Tuesday, April 28, 2009
Vicky Cristina Barcelona (2008)
Directed by Woody Allen. Before I saw this my sister-in-law Nancy warned me that it made her mad that she'd never get her two hours back. I would say that this is not a good movie for people who don't like thoughtful stories about love, featuring beautifully shot Spanish scenery, and well acted by great looking people.
"Vicky Cristina Barcelona" (or as the teens at the rec center are calling it, VCB) is a fairly sophisticated exploration of chemistry in relationships. Specifically, it considers the problem of how relationships require both attraction and devotion. However, not only do individuals vary in their basic capability for each of these things, different couples seem to have chemistry more or less prone toward attraction and devotion. Allen portrays individuals and couples of all possible combinations.
This is a weirdly romantic movie. Without recapping all the crazy couplings, this seems to be statement against objective notions of what constitutes a "functional" or "dysfunctional" relationship. Ultimately the happiest couple here is the most conventionally dysfunctional, but they are the most passionate. As long as they remain smart enough to ignore conventional measures of attraction and devotion and express these feeling as their hearts dictate, they maintain relational satisfaction.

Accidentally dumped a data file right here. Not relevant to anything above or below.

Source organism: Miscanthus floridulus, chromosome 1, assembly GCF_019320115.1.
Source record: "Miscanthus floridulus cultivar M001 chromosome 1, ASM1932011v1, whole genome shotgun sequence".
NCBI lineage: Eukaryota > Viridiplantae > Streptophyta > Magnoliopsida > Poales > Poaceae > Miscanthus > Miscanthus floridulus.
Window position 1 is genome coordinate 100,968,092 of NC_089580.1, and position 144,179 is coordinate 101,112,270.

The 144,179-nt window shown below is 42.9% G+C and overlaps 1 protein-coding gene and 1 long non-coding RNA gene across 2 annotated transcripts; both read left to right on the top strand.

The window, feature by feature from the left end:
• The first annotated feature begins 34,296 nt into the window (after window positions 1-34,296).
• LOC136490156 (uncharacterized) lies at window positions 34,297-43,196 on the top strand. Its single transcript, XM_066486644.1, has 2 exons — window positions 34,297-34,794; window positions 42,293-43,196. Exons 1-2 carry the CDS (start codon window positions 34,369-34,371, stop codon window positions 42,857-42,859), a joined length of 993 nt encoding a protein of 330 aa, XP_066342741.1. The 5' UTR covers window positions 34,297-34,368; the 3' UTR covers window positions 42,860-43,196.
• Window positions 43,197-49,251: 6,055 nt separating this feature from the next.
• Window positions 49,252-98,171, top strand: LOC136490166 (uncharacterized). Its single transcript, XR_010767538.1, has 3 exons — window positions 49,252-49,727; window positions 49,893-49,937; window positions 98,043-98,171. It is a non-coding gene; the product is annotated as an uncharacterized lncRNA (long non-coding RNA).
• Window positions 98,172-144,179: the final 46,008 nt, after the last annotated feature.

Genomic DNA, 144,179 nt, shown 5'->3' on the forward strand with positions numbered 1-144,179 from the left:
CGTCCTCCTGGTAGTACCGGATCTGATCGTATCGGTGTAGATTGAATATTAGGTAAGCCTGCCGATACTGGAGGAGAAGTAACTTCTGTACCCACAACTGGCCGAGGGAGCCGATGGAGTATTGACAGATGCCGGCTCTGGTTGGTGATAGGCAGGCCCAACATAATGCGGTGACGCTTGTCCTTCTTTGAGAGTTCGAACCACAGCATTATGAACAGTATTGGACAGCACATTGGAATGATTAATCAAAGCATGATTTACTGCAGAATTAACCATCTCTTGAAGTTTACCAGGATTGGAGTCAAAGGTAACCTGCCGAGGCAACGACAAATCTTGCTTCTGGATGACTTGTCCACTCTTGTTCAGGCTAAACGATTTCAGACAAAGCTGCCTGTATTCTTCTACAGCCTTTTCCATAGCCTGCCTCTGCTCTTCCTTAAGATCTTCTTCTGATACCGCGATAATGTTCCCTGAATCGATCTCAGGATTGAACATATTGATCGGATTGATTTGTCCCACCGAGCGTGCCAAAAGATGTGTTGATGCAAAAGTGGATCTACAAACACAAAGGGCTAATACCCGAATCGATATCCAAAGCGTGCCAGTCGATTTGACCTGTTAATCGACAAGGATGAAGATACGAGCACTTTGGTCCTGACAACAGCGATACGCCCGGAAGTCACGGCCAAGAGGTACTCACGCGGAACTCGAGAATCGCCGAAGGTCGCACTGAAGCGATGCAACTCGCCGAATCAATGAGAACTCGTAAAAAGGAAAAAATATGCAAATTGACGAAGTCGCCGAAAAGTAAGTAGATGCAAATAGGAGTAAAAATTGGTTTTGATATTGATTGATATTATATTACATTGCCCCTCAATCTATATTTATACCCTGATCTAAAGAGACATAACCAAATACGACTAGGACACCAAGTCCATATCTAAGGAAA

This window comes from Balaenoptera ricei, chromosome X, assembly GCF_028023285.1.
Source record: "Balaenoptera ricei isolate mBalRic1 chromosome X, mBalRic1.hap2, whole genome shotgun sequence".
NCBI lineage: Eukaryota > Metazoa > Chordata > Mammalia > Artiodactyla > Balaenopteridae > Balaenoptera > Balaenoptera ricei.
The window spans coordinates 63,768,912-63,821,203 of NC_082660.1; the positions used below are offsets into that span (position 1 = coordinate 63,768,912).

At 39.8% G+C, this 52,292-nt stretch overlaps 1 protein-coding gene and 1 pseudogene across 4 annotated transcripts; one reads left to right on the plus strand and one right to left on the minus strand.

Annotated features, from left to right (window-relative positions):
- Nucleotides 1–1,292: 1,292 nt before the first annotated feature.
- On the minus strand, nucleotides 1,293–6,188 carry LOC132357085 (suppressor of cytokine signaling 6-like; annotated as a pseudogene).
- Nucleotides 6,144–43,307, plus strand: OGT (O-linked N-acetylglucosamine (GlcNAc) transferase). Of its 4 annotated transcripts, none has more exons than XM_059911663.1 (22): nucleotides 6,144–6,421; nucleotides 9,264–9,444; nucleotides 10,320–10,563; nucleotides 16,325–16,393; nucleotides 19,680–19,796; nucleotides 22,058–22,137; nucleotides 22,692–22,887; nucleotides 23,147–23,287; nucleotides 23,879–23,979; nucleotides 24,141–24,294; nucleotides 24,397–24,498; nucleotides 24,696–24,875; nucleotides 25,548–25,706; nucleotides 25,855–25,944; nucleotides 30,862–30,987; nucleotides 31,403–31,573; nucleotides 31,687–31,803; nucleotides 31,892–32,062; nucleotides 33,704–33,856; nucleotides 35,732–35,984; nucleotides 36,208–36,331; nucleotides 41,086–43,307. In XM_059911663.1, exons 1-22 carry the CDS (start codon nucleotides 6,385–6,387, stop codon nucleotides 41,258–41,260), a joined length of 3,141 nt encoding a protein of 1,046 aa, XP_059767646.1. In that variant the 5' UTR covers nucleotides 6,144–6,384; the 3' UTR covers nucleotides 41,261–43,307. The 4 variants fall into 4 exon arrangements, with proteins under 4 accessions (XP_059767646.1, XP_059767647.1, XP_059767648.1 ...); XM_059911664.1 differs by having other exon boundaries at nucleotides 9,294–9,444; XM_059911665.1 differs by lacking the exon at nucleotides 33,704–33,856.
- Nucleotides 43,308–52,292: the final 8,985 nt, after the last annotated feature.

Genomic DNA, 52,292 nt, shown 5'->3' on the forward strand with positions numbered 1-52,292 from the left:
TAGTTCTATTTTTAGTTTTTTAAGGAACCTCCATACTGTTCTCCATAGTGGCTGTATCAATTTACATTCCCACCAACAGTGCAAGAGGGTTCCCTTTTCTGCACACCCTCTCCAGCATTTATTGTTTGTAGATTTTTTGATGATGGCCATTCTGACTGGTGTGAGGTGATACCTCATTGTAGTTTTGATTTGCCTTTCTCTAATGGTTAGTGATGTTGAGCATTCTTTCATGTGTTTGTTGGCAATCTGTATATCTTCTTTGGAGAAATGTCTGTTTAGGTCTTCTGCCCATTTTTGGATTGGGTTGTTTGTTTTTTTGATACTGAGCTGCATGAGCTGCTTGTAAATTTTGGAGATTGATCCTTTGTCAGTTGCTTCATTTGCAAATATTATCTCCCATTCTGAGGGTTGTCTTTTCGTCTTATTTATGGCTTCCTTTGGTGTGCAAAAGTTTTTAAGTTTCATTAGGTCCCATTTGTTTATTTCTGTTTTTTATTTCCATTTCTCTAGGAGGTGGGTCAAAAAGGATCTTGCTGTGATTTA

This flick got a lot of attention because it's full of really hot actresses slinking around in thin dresses. I think some people are just creeped out by Woody Allen and the very idea that he's behind the camera or wrote this story is enough for many to be turned off by it. Allen is at a little bit of a disadvantage in that he is both old and well-known. Unknown directors without any gossip baggage in their lives have more license to pose difficult philosophical questions in their work than directors whose work asks questions that may have uncomfortable autobiographical relevance -- or at least can be rationalized as such. Further, is there ageism at work here? Do older directors seem creepy if they explore sexuality?
Tough. This is the smartest, most honest movie he's made in years. These days, when he just tosses off comedies he reveals the sad fact that he's lost a lot of his comedy muscle. Sad to say, but someone needs to point it out.